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Digital Business Card Apps Tested: The Future Is Not Quite Ready
Do you have your business card on you? Do you have your phone with you? No and yes? That's what I thought. Of course you remember to carry your business cards for trade shows and industry events--but what about on a daily basis, for those random coffee-house encounters, or for those times when you want to connect with someone at a party who happens to work for a company you want to do business with?
It may be easy enough to create business cards and print your own cards, but remembering to carry them is an entirely different matter. With the following free smartphone apps and services, you can carry a digital version of your card and easily share it with anyone. The people you meet don't even need to have the same app themselves, as many of these tools also allow you to send your card via email.
Many of these apps add features that paper business cards can't offer, such as location and event tracking--so you can remember where a certain card came from--or matching widgets to add to your website. And some will import your information from Facebook or LinkedIn, or allow you to organize your information into multiple cards representing various side businesses or freelance projects so that you can share only the information that's relevant to a particular contact.
A relatively new player in the digital business card arena, CardFlick just launched its iPhone app at TechCrunch Disrupt in San Francisco earlier in September--and it has already seen more than 17,000 downloads. An Android app is coming soon. The iPhone app requires iOS 4.0 or later, though I found it susceptible to crashing on an iPhone 3G (not 3GS). The developers are very active, being a new startup, and the app is already up to version 1.02, so they should fix the crashes and bugs quickly.
You can create your CardFlick card by importing your information from Facebook, or just entering it manually. It doesn't have many fields to fill out, however, so entering your information by hand doesn't take too long. I chose to enter my information on the CardFlick website, as the iPhone app didn't seem to save my changes. You get only one card, so you have to decide how personal you want the card to be. Though the app has just 14 card designs to choose from right now, all of them look professional.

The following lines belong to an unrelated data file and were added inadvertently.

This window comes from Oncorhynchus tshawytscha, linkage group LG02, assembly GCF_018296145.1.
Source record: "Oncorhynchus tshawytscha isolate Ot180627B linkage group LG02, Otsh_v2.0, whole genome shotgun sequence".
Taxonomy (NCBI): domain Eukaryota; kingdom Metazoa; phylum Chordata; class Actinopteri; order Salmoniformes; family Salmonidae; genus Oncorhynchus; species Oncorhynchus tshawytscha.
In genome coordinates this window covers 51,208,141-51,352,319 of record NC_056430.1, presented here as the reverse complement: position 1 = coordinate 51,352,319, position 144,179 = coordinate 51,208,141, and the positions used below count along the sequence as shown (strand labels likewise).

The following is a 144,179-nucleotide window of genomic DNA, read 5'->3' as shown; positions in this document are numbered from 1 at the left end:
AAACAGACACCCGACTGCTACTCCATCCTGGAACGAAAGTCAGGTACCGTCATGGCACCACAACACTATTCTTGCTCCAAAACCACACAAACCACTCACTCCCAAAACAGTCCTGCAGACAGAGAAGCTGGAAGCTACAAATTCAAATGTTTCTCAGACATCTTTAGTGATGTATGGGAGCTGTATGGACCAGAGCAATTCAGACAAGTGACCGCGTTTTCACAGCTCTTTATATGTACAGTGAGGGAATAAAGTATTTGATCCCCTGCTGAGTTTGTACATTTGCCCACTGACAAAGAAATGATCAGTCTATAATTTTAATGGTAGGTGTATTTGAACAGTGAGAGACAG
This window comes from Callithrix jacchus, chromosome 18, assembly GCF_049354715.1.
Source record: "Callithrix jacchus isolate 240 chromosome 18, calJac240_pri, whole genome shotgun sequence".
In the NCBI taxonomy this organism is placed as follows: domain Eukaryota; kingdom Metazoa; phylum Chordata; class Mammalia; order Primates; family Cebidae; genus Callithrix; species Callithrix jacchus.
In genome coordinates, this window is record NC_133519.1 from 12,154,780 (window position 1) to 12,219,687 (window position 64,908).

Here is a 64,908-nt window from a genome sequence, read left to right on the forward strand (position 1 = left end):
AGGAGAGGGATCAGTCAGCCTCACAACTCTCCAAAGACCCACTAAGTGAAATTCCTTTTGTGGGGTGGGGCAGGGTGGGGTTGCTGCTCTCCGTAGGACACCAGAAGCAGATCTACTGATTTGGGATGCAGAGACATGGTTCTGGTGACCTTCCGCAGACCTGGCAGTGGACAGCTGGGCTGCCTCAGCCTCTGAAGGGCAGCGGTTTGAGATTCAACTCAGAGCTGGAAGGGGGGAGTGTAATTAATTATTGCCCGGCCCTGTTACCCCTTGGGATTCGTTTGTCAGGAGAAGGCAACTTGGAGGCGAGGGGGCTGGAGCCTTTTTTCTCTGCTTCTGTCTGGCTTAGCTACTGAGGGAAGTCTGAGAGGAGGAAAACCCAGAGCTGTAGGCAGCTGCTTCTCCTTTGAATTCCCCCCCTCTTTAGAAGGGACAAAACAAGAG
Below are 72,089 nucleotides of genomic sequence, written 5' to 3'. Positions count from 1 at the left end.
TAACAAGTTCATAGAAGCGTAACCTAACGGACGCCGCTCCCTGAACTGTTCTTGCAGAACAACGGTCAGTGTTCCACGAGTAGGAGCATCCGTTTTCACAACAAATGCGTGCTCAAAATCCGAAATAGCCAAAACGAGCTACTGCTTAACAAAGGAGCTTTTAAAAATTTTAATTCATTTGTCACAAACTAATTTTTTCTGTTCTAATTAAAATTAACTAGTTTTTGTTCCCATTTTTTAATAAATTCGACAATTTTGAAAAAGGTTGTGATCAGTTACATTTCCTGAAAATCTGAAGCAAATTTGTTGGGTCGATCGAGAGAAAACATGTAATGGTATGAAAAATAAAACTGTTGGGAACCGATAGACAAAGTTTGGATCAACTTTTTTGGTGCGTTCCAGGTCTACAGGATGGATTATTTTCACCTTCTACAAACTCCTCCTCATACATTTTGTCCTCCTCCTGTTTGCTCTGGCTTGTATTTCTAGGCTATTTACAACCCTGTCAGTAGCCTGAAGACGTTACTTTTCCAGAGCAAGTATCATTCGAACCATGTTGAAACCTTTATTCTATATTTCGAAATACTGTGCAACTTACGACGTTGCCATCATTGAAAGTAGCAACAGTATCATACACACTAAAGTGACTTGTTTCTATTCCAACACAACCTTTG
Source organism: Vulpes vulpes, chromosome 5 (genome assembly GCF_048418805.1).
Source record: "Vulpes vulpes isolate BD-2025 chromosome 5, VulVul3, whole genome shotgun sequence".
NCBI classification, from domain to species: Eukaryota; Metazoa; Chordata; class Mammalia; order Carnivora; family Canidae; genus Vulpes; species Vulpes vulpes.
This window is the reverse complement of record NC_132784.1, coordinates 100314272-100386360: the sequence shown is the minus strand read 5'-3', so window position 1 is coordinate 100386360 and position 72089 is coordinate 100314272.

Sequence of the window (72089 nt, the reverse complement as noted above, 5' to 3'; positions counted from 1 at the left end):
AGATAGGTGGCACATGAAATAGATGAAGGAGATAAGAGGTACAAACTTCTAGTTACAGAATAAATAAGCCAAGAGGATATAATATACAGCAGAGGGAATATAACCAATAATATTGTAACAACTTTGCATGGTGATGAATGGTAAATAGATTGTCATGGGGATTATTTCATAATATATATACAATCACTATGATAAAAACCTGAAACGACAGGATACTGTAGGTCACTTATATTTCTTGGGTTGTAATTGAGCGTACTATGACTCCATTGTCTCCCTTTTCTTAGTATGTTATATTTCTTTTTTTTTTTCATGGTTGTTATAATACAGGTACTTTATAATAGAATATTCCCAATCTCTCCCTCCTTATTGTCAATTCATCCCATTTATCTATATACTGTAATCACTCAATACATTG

After you have set up your card, you simply flick the card to the top of the screen to send it to any nearby phone that has the app open; the app finds nearby users via GPS, and then sends the card over Wi-Fi or 3G. If your intended recipient doesn't own the CardFlick app, you have the option to send the card via email.
Once you receive someone else's card, you can add it to your contacts. The cards remain connected to the cloud; when you update your information, the updates push out to everyone who already has your card.
Right now, CardFlick is a minimal app with a simple website. The options are thin, but the designs are attractive. Custom designs are coming soon, too. The idea of “flicking” cards over to other users is fun, and you can always email the card as a backup. This is a good app to try if you use an iPhone and need to carry only one card.
Available for iPhone only, SnapDat offers plenty of options for creating business cards, including importing data from your contacts, creating a card from a custom background, or using a scanned image of your current paper card. SnapDat also holds multiple cards that you can choose from when it's time to send one; that way, you can keep one card with personal information, another with your business information, and another with your freelance or consultant information.
The cards have additional input fields for extra phone numbers or email addresses. You can import information from your iPhone address book, and the cards can have links to LinkedIn, MySpace, Plaxo, Twitter, or even an embedded YouTube video. The service integrates with VistaPrint to provide options for turning your digital business card into the paper kind, as well.
Incoming cards are geo-stamped with location data, and can include messages and reminders to help you recall when and where they came from. You can mark each card as public or private to control whether the recipient of your card can share it with other people. The cards are also interactive--you can place a call or send an email message from the app.